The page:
Rotation angle of apical cell division plane controls spiral phyllotaxis in mosses
* Masaki Shimamura, Hiroshima University, Japan
Taishi Tano, Hiroshima University
Naoya Kamamoto, Osaka University
Koichi Fujimoto, Osaka University
Phyllotaxis of bryophytes emerges from a single apical stem cell (AC) that is embedded in a growing tip of the gametophyte. To clarify the merophyte arrangement and its regulatory mechanism, we examined three moss species, Tetraphis pellucida, Physcomitrium patens, and Niphotrichum japonicum, which exhibit 1/3, 2/5, and 3/8 spiral phyllotaxis, respectively. We measured the angle between the centroids of adjacent merophytes relative to the AC centroid on cross-transverse sections and compared with a mathematical model.
Somatic embryogenesis of weevil-resistant phenotypes of Sitka spruce
* Patrick von Aderkas, University of Victoria, Canada
Natalie Prior, University of Victoria
Stefan Little, University of Victoria
Taylor Holt, University of Victoria
Emma Creasy, University of Victoria
Justin Whitehill, North Carolina State University
John King, British Columbia Ministry of Forests
Lisheng Kong, University of Victoria
A somatic embryogenic system was created using material from the Sitka spruce (Picea sitchensis) breeding program for resistance to the white pine weevil (Pissodes strobi) of the British Columbia Ministry of Forests, Lands, Natural Resource Operations and Rural Development. Embryogenic lines were derived from controlled crosses of parental genotypes previously ranked for the abundance of three physical traits: sclereid cells, constitutive resin canals and traumatic resin canals. Seeds from open-pollinated and controlled crosses of weevil-resistant and control populations were used to induce somatic embryos. Of 135 genotypes, 88.1 % produced mature embryos. Nearly all genotypes germinated. However, the overall conversion rate of somatic embryos was only 5.5 %. We used a cryopreservation method developed in house that did not use dimethylsulfoxide. Seedlings were acclimated in a greenhouse before planting in soil. Having reached a dozen years of age, the phenotypes of these trees were assessed. After trees were allowed to grow for a decade, we dissected and sectioned materials and found that we were able to confirm high sclereid abundance, typical of resistant phenotypes, in apical leaders of trees derived from somatic embryos multiplied from seed of resistant breeding stock. The initial investment in highly skilled labour is warranted, if the longer term possibilities of having unlimited material for testing can be exploited.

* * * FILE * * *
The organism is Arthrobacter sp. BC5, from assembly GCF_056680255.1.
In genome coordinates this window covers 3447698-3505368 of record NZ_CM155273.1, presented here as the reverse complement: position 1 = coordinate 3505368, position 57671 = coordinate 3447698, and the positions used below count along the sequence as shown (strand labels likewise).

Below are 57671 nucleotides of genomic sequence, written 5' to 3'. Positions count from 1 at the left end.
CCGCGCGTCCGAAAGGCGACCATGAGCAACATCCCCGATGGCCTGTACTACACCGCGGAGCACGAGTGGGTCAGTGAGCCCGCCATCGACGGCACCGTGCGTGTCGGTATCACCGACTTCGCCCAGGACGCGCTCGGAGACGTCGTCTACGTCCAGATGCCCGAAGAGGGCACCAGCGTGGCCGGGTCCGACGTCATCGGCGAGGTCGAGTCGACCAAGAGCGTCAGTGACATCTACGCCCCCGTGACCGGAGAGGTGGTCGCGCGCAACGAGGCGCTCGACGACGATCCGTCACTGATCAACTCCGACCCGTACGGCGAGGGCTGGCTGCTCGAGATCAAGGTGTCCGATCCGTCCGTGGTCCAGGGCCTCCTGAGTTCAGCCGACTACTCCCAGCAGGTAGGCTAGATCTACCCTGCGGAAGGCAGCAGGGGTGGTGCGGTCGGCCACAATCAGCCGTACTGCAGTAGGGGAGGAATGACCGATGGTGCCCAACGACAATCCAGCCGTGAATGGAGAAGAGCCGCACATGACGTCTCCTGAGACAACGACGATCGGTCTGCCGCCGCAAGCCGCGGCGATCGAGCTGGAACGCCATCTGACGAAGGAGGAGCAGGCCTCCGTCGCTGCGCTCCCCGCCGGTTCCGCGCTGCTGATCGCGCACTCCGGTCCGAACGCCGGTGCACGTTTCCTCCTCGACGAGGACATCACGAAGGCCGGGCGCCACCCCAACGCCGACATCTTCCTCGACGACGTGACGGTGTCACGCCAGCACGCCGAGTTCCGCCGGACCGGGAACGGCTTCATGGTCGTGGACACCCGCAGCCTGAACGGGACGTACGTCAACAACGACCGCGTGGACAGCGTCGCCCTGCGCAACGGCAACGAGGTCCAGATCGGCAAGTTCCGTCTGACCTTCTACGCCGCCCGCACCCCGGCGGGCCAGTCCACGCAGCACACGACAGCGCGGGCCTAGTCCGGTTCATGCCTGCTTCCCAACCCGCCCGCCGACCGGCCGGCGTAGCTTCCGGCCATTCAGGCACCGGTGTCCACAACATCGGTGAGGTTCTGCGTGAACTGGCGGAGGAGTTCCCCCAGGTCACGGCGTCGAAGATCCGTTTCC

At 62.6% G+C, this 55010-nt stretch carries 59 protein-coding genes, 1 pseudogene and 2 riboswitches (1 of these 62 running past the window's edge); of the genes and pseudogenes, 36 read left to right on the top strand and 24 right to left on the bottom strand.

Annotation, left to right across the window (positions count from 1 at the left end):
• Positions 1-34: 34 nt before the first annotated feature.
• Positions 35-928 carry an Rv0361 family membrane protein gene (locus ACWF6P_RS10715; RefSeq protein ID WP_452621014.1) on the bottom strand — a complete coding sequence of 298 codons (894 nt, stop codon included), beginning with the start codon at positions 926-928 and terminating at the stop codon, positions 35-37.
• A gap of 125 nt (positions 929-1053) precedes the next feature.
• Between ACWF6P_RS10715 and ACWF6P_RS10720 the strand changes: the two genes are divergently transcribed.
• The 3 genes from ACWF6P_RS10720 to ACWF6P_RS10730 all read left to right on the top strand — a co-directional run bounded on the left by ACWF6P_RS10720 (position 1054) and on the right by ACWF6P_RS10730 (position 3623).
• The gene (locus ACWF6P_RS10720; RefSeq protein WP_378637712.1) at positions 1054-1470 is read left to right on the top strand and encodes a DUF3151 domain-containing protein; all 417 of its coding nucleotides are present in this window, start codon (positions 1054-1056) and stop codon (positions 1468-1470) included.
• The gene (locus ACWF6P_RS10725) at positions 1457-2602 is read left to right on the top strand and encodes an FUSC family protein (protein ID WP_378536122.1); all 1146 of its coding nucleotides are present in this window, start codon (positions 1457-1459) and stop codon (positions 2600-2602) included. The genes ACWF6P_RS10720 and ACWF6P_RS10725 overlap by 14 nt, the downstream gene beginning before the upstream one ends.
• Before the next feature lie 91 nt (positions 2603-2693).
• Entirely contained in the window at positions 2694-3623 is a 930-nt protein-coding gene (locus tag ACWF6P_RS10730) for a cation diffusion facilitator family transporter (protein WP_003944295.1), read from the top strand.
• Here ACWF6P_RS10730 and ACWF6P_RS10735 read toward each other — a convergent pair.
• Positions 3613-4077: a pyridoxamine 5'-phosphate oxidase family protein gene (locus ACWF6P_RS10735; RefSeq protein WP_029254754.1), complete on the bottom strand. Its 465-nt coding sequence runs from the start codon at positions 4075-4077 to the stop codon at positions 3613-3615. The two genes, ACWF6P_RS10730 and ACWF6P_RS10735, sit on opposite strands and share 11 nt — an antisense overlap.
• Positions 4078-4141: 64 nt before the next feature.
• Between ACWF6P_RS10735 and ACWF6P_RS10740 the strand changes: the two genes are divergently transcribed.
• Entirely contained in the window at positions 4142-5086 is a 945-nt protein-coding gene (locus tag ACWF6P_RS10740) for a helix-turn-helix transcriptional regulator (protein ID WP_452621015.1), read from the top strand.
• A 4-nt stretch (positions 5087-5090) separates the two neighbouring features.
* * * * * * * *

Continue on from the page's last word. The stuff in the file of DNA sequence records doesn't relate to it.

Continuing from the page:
Using computational models to investigate vein patterning and programmed cell death in lace plant (Aponogeton madagascariensis) leaves
* Sophie Tattrie, Dalhousie University, Canada
Adam Runions, University of Calgary
Arunika Gunawardena, Dalhousie University
Programmed cell death (PCD), the genetically encoded destruction of cells, is essential in regulating several activities required to maintain health and function in both plants and animals. The lace plant (Aponogeton madagascariensis) provides a unique example of developmental PCD, which generates perforations in a regular lattice pattern over the surface of its leaves. These perforations develop in a predictable manner initiating in the center of areoles of young leaves and expanding towards the surrounding vasculature. Treating lace plants with auxin transport inhibitors or antioxidants yields leaves with fewer perforations, indicating their involvement in PCD signaling pathways. The objectives of this research are twofold; create computational models to: (1) analyze vein patterning and perforation formation when treated with known regulators, and (2) predict which cells will undergo PCD during early leaf development. Leaves will be harvested from sterile cultures and quantitative data will be collected via light microscopy to construct computational models. The number of cell layers from perforation area to veins, area of areoles, and anthocyanin location/disappearance will inform model construction. Preliminary data show perforations stop 4-5 cell layers away from veins, establishing a boundary during early leaf development that persists until maturity. To elucidate the role of regulators such as auxin in lace plant PCD, leaves from auxin-inhibitor-treated sterile cultures will be harvested and analyzed to construct models. This research will provide insight on how different regulators of PCD are integrated to precisely coordinate cell death, and has significance to medical research attempting to halt PCD in certain scenarios.